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How Does Drought Stress Influence Plant–Insect Interactions?

August 31, 2005

The recent warm and dry weather conditions and lack of rainfall throughout the state may result in more problems with plant-feeding insects and mites due to drought stress. First of all, the excessive heat accelerates insect and mite development so that it takes less time for them to complete their life cycles or generation time. Also, a major control for caterpillars, aphids, beetle larvae, and many other insects are natural fungi present in the environment. These fungi are more prevalent and “aggressive” when the weather conditions are cool and moist. However, when dry conditions are prevalent, more insects survive.

Drought stress, which is usually considered a temporary state, is the lack of sufficient moisture to maintain plant turgor and reduces the plant’s ability to conduct biochemical processes that allow cells to function. This primarily occurs when the rate of transpiration from plant leaves and evaporation from the soil exceeds the capacity of roots to absorb water, due to a lack of sufficient rainfall, leading to decreased plant water potential.

The effect of drought stress varies, depending on the feeding behaviors of insects and mites. For example, insects with piercing–sucking mouthparts such as aphids, whiteflies, scales, and plant bugs typically benefit more from dry conditions than insects with chewing mouthparts, including beetles, caterpillars, and sawflies. Plant stress, due to a lack of soil moisture, often increases susceptibility to wood-boring insects, such as bronze birch borer (Agrilus anxius), twolined chestnut borer (Agrilus bilineatus), and bark beetles. Plants under drought stress decrease production of compounds such as oleoresin, which act to deter feeding by wood-boring insects, thus increasing susceptibility. Additionally, water-deficient plants emit volatile chemicals, such as ethanol and alpha-pinene, that attract these types of insects. Wood-boring insects use these chemical cues to help them locate plants whose natural defenses have been compromised by lack of water. For example, a lack of moisture in the upper tree canopy may result in localized areas of cambial and phloem tissue degradation, which are very attractive to wood-boring insects such as bronze birch borer females for egg laying. Also, the colonization success of bark beetles increases when trees are stressed due to lack of moisture. Bark beetles depend on water stress to weaken the defenses of their target.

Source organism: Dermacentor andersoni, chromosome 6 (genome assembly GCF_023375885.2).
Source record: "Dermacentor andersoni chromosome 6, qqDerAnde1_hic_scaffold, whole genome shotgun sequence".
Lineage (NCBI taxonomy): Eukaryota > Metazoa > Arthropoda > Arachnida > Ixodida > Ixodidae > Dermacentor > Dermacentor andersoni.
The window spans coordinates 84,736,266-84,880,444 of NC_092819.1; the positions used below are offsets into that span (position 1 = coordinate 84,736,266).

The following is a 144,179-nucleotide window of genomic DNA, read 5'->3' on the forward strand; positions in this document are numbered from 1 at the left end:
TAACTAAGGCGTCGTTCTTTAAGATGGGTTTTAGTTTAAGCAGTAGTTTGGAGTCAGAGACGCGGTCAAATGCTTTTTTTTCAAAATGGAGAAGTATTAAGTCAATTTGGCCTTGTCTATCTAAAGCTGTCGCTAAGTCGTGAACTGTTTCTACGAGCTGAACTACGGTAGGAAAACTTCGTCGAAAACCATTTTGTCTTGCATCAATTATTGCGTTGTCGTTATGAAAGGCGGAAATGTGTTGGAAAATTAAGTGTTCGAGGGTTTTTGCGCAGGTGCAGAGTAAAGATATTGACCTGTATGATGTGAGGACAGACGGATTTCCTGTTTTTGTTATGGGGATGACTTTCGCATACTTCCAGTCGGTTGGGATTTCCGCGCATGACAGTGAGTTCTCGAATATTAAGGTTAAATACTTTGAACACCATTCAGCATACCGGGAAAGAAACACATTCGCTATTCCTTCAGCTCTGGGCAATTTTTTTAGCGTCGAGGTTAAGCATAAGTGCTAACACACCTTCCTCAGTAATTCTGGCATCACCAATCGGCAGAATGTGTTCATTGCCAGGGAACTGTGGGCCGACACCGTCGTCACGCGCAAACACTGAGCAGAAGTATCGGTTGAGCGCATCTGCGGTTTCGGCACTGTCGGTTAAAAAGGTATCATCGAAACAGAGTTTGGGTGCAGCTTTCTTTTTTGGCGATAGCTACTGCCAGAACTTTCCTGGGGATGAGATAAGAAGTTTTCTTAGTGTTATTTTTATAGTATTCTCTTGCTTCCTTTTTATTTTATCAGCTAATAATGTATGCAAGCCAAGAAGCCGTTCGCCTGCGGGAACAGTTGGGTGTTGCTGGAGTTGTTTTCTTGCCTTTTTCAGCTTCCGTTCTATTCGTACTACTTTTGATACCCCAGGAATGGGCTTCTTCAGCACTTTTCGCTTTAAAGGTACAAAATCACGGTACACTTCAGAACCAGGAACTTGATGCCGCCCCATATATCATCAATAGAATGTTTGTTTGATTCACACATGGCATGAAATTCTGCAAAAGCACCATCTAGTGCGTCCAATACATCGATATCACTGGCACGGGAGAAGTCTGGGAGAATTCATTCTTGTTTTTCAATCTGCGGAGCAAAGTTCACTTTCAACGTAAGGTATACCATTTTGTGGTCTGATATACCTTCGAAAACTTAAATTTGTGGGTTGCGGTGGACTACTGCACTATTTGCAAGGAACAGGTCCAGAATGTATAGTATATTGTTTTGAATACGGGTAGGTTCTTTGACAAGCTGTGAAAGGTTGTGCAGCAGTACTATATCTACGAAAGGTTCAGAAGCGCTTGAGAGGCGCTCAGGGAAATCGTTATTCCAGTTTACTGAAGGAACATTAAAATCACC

Inadequate soil moisture can also lead to higher populations of twospotted spider mite, Tetranychus urticae, because there is less moisture in the air from evaporation. These lower relative humidities and drier conditions tend to favor twospotted spider mite development. Also, twospotted spider mites tend to feed more under dry conditions because the dry air or low relative humidity allows them to easily acquire excess water in plant leaves, which is then excreted by the spider mites.

Insects are affected by drought or dry conditions through a number of mechanisms. First, dry conditions provide a favorable thermal environment of growth and development for plant-feeding insects and mites. Second, drought-stressed plants are more attractive and acceptable to insects. As plants lose moisture via transpiration, the water columns in the xylem cavitate or break apart, producing ultrasonic acoustical emissions that are sensed by many bark beetles, attracting them to stressed plants. Third, drought-stressed plants are more suitable for insects. Water-deficient plants are more favorable for insect growth (that is, increased larval weight), survival, and reproduction because plant nutrients are more concentrated and/or better balanced. However, the primary reason why water-deficient plants are more susceptible to insects is due to a decline in the production of secondary metabolites or defensive compounds, which increases susceptibility to attack. Fourth, drought or dry conditions increase insect detoxification systems. It has been hypothesized that insects feeding on drought-stressed plants are better able to break down certain plant allelochemicals or defensive compounds that would normally have a negative effect on them. The bottom line is that drought stress induces changes in the quality of plants, which improves the performance, in most cases, of plant-feeding insects and mites.